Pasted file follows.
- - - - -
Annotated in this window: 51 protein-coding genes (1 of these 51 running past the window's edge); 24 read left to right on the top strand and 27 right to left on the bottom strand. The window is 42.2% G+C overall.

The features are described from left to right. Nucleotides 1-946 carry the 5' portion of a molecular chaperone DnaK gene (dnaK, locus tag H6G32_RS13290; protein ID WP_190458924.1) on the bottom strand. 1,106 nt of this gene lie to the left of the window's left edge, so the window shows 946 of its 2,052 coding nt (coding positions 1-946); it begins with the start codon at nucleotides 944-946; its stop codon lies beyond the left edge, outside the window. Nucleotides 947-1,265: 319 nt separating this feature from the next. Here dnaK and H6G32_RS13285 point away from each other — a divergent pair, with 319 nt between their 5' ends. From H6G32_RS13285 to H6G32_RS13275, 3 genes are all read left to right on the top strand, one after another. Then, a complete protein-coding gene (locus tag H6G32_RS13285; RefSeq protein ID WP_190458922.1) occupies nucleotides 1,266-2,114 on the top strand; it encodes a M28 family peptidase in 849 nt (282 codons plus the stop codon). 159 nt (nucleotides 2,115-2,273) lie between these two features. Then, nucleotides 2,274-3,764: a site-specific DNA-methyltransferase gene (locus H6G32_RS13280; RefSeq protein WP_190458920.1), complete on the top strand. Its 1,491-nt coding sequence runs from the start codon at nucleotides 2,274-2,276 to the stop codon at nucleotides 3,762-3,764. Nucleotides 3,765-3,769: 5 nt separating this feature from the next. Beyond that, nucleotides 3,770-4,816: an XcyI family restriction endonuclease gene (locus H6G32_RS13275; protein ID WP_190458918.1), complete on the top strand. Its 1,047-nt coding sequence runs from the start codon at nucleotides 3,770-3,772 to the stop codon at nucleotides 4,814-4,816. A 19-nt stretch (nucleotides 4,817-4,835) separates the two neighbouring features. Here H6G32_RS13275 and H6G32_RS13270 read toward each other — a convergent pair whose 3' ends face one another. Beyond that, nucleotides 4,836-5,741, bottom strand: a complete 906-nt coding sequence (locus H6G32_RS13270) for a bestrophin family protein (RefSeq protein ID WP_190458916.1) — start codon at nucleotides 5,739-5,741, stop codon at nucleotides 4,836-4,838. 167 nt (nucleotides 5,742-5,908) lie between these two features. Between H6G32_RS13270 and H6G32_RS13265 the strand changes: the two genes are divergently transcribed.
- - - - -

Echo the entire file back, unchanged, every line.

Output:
Annotated in this window: 51 protein-coding genes (1 of these 51 running past the window's edge); 24 read left to right on the top strand and 27 right to left on the bottom strand. The window is 42.2% G+C overall.

The features are described from left to right. Nucleotides 1-946 carry the 5' portion of a molecular chaperone DnaK gene (dnaK, locus tag H6G32_RS13290; protein ID WP_190458924.1) on the bottom strand. 1,106 nt of this gene lie to the left of the window's left edge, so the window shows 946 of its 2,052 coding nt (coding positions 1-946); it begins with the start codon at nucleotides 944-946; its stop codon lies beyond the left edge, outside the window. Nucleotides 947-1,265: 319 nt separating this feature from the next. Here dnaK and H6G32_RS13285 point away from each other — a divergent pair, with 319 nt between their 5' ends. From H6G32_RS13285 to H6G32_RS13275, 3 genes are all read left to right on the top strand, one after another. Then, a complete protein-coding gene (locus tag H6G32_RS13285; RefSeq protein ID WP_190458922.1) occupies nucleotides 1,266-2,114 on the top strand; it encodes a M28 family peptidase in 849 nt (282 codons plus the stop codon). 159 nt (nucleotides 2,115-2,273) lie between these two features. Then, nucleotides 2,274-3,764: a site-specific DNA-methyltransferase gene (locus H6G32_RS13280; RefSeq protein WP_190458920.1), complete on the top strand. Its 1,491-nt coding sequence runs from the start codon at nucleotides 2,274-2,276 to the stop codon at nucleotides 3,762-3,764. Nucleotides 3,765-3,769: 5 nt separating this feature from the next. Beyond that, nucleotides 3,770-4,816: an XcyI family restriction endonuclease gene (locus H6G32_RS13275; protein ID WP_190458918.1), complete on the top strand. Its 1,047-nt coding sequence runs from the start codon at nucleotides 3,770-3,772 to the stop codon at nucleotides 4,814-4,816. A 19-nt stretch (nucleotides 4,817-4,835) separates the two neighbouring features. Here H6G32_RS13275 and H6G32_RS13270 read toward each other — a convergent pair whose 3' ends face one another. Beyond that, nucleotides 4,836-5,741, bottom strand: a complete 906-nt coding sequence (locus H6G32_RS13270) for a bestrophin family protein (RefSeq protein ID WP_190458916.1) — start codon at nucleotides 5,739-5,741, stop codon at nucleotides 4,836-4,838. 167 nt (nucleotides 5,742-5,908) lie between these two features. Between H6G32_RS13270 and H6G32_RS13265 the strand changes: the two genes are divergently transcribed.